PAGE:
I am working on writing a control program for my pellet smoker. I am having an issue with the meat thermometer that came with the smoker.
I have a MAXIM 31865 ADC that is connected to a Raspberry Pi. Attached to the ADC I have a thermistor that is used as a meat thermometer. This thermistor (unknown type/manufacturer) is inside of a metal sheath and has 3 wires that were previously connected to the smoker. There are 2 internal wires that connect to the thermistor and then the metal cable sheath itself was also connected to the original control board on the smoker.
I only have the 2 internal wires that actually connect to the thermistor connected to my ADC. The third wire (thermistor sheath/cable sheath) is not connected to anything. If the thermometer is sitting on the grill or on my desk I am able to get an accurate measurement from the ADC. However, if I pick up the thermistor or touch it more than just lightly brushing it I instantly get an overvoltage/undervoltage error on the MAX31865 ADC that doesn't go away until I put down the probe.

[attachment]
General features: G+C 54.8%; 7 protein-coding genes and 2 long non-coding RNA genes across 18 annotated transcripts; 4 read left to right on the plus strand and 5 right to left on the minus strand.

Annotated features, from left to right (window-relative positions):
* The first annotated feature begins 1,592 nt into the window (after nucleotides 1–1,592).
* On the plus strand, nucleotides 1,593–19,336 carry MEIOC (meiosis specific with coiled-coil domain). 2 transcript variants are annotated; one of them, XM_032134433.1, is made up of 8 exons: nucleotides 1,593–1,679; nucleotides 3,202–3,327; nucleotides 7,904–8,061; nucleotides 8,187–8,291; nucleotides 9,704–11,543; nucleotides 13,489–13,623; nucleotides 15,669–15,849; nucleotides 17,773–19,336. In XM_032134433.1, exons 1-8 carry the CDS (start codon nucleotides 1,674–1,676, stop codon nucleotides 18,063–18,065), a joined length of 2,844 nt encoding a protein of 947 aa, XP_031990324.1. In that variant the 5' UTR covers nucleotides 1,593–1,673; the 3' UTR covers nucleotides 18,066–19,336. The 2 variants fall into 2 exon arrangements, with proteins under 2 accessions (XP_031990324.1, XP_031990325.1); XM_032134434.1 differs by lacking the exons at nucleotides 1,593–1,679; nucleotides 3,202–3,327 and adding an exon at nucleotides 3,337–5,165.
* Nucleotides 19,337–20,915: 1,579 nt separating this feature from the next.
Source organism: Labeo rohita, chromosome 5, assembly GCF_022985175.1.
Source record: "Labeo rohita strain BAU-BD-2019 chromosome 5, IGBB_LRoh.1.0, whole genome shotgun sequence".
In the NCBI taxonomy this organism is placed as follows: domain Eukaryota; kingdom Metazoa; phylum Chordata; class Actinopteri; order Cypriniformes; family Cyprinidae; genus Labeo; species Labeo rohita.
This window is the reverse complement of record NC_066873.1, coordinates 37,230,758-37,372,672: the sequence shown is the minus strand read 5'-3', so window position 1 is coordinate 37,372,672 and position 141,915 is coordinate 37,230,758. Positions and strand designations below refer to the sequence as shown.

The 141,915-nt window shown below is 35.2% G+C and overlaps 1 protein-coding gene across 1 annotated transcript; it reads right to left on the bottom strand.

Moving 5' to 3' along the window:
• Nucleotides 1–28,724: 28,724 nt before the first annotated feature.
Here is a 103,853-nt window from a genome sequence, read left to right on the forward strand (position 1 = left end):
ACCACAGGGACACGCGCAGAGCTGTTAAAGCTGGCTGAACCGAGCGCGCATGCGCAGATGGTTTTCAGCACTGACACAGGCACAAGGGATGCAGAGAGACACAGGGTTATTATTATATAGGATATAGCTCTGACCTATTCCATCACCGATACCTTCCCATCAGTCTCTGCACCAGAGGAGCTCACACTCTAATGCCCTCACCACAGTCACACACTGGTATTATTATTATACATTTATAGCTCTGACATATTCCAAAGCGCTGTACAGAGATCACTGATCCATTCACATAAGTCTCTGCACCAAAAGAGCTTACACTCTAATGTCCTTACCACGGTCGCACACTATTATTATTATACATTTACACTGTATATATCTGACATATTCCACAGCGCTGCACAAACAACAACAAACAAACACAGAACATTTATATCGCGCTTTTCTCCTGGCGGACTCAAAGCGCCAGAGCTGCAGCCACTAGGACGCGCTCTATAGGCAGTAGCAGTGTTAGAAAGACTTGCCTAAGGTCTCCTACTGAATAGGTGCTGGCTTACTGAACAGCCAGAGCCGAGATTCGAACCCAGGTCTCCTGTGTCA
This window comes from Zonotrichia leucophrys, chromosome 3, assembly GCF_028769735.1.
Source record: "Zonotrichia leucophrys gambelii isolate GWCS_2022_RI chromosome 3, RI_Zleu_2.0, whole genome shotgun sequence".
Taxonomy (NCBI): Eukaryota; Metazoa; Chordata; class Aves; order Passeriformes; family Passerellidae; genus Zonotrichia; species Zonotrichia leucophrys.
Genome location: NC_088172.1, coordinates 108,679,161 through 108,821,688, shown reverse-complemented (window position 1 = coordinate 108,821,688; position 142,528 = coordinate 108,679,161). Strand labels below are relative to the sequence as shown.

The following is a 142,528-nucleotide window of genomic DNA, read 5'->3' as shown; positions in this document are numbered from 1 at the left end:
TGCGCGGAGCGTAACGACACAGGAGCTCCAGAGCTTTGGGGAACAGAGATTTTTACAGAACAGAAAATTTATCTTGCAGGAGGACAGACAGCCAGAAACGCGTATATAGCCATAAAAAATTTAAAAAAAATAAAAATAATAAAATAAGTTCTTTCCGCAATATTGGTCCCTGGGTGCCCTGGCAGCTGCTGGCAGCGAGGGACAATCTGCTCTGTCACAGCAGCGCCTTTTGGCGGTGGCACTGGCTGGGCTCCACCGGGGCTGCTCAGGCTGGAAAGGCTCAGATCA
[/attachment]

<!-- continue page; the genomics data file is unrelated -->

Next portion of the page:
I assume I need to ground that third wire by clipping it to a metal surface on the grill or back through the power supply, but I am trying to understand what is happening here. I tried measuring for a voltage drop/increase while touching the thermometer and I couldn't see anything happening when measuring with a multimeter, and I don't understand why it would be a problem anyway.
(I am not an electrical engineer, just a hobbyist.)
Image of how it is wired I put together before I started. The black triangles go to a strip of copper on the solderable breadboard. The empty triangles go to a different strip of copper, and then the grounds are merged to a single ground pin on the Raspberry Pi. The small black boxes are ferrite beads. I pretty much just followed exactly what the Max31865 docs said, but since I had a single power source I split it with a ferrite bead between the source and the analog voltage input.